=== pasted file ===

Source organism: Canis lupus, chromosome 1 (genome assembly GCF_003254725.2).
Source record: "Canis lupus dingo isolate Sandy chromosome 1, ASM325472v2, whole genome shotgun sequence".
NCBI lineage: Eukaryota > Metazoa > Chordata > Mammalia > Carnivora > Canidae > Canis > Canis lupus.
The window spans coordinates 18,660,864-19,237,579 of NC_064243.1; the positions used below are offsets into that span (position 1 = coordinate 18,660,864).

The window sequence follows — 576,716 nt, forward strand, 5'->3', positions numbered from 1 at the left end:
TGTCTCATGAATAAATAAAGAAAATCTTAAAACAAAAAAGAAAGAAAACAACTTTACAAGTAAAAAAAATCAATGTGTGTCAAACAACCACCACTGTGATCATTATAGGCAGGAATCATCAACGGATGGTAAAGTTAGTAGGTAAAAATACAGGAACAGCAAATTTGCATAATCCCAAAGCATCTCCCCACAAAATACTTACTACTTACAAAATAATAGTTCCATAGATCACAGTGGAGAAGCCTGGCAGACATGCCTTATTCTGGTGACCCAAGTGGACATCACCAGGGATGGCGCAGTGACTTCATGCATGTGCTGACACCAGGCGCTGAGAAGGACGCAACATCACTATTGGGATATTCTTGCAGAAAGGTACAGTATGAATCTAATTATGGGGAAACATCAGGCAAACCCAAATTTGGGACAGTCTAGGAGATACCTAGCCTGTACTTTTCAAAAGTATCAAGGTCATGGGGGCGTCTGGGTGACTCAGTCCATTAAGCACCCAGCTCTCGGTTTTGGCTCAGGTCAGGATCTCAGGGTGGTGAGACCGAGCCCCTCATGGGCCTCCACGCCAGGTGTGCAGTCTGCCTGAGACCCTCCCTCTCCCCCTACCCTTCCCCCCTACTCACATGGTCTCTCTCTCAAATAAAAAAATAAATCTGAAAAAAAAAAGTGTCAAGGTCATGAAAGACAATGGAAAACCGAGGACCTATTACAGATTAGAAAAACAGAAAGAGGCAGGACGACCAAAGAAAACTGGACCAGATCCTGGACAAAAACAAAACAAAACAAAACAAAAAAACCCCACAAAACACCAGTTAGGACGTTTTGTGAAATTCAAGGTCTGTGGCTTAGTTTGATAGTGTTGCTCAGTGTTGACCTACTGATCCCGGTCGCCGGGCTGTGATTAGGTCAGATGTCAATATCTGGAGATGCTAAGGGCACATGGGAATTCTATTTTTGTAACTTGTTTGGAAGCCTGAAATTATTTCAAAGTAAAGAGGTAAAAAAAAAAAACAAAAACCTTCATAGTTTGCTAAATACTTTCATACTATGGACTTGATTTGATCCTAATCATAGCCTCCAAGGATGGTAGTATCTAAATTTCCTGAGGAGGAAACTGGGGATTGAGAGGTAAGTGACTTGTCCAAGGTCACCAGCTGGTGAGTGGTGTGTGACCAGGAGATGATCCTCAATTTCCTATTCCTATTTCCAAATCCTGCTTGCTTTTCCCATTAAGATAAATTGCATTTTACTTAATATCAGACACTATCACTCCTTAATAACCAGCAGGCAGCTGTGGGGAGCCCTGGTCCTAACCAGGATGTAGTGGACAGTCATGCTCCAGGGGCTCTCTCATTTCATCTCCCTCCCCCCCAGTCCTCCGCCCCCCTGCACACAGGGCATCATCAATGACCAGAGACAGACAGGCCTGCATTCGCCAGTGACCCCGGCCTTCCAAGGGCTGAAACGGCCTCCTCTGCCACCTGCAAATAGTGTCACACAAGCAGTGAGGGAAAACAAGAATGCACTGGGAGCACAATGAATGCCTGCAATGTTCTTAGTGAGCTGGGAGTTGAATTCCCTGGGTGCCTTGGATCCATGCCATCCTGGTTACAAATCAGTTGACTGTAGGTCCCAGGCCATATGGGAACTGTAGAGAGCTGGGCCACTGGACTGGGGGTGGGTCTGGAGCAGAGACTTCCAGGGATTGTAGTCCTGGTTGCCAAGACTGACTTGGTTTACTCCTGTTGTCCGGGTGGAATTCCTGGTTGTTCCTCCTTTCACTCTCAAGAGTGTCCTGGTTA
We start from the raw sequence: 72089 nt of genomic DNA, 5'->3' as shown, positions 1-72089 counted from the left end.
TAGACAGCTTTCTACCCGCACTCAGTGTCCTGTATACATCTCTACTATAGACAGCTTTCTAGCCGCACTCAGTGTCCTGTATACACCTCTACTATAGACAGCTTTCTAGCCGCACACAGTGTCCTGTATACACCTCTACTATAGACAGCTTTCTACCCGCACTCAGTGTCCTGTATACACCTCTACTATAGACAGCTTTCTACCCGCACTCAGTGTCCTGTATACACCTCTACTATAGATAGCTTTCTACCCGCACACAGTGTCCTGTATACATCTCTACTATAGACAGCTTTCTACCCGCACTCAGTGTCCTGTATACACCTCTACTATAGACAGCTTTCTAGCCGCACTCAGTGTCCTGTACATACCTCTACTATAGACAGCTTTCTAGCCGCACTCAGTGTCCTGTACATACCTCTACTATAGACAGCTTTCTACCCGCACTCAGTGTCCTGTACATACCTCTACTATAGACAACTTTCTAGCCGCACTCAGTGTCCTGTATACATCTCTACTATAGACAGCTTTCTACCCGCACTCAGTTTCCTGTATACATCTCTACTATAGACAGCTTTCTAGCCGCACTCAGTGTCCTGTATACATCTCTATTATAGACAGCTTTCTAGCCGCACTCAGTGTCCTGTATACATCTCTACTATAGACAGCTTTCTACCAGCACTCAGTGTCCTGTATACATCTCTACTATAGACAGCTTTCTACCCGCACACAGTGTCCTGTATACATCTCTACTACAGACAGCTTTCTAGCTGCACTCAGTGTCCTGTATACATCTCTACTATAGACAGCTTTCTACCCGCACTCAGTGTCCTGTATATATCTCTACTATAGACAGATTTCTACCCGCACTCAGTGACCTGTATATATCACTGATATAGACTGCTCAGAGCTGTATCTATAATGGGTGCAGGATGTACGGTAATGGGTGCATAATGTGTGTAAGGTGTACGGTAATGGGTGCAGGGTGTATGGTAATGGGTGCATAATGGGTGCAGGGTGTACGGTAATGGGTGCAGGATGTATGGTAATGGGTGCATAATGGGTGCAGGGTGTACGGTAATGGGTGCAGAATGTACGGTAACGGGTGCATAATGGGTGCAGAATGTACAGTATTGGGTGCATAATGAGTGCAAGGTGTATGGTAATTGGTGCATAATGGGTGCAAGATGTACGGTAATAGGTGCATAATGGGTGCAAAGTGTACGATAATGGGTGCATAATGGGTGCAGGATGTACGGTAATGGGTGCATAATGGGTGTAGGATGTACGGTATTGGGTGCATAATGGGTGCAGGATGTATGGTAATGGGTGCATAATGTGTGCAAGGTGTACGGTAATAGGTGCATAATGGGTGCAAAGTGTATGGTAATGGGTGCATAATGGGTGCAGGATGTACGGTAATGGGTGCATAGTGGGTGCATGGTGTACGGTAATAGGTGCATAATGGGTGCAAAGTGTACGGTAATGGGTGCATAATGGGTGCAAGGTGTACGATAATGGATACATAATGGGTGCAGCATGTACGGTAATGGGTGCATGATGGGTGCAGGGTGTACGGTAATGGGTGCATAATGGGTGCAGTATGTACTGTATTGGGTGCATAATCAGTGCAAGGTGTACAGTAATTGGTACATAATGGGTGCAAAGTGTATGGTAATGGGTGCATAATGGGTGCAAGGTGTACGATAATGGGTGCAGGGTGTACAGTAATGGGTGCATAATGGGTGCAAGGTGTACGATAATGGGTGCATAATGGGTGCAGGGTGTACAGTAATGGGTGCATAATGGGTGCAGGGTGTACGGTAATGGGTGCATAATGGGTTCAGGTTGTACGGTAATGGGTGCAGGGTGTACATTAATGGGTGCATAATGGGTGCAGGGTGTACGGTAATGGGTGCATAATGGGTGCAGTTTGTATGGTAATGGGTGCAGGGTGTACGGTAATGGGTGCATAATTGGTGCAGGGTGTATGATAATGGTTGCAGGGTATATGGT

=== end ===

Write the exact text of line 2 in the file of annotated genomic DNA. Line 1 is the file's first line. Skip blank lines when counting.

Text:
Source record: "Canis lupus dingo isolate Sandy chromosome 1, ASM325472v2, whole genome shotgun sequence".